As a result, Dr. Tedone put together the Deanna Protocol, a metabolic therapy, that has been shown to improve muscle function, reduce symptoms and increase longevity in mice with ALS. Although no human clinical trials have been conducted at this time, patient testimonials about reduced symptoms, improved functioning and better quality of life support these findings.

The Deanna Protocol consists of:

  1. Daily intake of naturally occurring metabolic supplements to supply energy to the cells and antioxidants
  2. Massage with extra virgin coconut oil
  3. Nonexhaustive exercise, including resistance training and aerobics

For more information about the Deanna Protocol, visit Winning the Fight or Simplesa®, a nutritional supplement company.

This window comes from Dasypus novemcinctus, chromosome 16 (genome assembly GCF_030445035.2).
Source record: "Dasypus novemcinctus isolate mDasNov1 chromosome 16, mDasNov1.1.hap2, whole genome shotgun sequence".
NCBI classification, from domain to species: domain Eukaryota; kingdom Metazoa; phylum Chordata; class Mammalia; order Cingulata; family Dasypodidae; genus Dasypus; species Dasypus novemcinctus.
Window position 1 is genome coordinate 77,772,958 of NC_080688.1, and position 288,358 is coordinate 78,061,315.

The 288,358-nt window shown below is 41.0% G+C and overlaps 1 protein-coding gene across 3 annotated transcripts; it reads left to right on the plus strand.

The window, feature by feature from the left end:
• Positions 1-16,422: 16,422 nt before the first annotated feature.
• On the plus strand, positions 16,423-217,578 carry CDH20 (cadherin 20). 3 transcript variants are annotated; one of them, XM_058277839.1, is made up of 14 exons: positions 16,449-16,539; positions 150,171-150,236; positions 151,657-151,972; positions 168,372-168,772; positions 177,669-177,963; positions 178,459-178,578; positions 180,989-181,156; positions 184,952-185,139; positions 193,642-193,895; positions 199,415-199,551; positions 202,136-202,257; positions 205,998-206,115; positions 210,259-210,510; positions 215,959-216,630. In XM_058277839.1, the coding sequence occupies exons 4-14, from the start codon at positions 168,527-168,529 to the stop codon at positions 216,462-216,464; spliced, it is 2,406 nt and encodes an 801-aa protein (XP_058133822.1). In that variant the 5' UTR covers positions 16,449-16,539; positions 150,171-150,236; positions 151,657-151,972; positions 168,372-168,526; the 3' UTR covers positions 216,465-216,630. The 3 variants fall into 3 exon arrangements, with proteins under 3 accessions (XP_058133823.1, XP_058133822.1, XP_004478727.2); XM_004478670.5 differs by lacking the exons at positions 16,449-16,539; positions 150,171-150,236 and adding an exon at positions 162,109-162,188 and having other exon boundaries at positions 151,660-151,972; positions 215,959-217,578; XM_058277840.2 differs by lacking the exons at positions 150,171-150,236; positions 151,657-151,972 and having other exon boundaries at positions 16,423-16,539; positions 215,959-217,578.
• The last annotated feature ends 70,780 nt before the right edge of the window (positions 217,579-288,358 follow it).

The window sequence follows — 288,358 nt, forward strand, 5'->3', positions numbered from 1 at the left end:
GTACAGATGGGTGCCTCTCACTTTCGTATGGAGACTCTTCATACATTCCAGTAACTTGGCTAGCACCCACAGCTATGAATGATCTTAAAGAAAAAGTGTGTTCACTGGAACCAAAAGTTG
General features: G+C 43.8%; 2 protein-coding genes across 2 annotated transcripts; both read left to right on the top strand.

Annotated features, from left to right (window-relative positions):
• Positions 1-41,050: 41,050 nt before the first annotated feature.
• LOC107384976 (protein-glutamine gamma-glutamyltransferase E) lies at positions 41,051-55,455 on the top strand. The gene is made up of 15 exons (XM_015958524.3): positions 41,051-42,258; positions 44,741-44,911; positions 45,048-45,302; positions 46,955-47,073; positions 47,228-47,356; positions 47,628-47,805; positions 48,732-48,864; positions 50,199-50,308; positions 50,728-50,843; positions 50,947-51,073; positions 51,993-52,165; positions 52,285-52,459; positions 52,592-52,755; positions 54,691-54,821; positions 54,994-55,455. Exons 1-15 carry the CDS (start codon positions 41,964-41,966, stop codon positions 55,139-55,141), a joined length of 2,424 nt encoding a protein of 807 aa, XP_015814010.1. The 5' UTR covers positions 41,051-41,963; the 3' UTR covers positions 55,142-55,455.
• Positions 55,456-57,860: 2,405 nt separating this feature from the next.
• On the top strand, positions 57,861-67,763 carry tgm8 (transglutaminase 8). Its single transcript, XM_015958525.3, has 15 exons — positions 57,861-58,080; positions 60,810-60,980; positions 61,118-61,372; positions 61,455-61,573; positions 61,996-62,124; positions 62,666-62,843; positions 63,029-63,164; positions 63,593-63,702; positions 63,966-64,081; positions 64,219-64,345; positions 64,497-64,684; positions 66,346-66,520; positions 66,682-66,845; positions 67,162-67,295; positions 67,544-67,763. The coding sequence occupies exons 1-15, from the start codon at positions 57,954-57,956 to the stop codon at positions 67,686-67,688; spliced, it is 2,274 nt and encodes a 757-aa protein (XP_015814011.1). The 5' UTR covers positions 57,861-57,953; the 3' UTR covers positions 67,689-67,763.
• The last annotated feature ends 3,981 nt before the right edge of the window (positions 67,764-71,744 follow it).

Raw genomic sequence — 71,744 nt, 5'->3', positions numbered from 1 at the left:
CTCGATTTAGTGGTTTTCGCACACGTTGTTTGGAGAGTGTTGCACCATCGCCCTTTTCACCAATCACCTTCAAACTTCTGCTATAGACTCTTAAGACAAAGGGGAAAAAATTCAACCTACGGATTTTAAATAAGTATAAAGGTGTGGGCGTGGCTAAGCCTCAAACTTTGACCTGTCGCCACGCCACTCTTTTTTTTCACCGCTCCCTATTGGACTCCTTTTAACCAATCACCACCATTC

Simplesa®

Simplesa® is a nutritional supplement company that has developed formulations based on the Deanna Protocol. Simplesa products are the first-ever specific vitamins and supplements for ALS patients, making it easy and affordable to follow the Deanna Protocol. For more information, visit Simplesa.

Additional Support and Resources

Additional help is available from the ALS Association. This national nonprofit organization is dedicated to researching a cure for ALS and providing resources and assistance to ALS patients and their families. Visit their website to find educational materials for both patients and caregivers and for access to local programs and services that can help you cope with ALS.

Deanna Protocol Bundles – New Year, New Options, Lower Pricing

Deanna Protocol
Deanna Protocol Comprehensive Bundle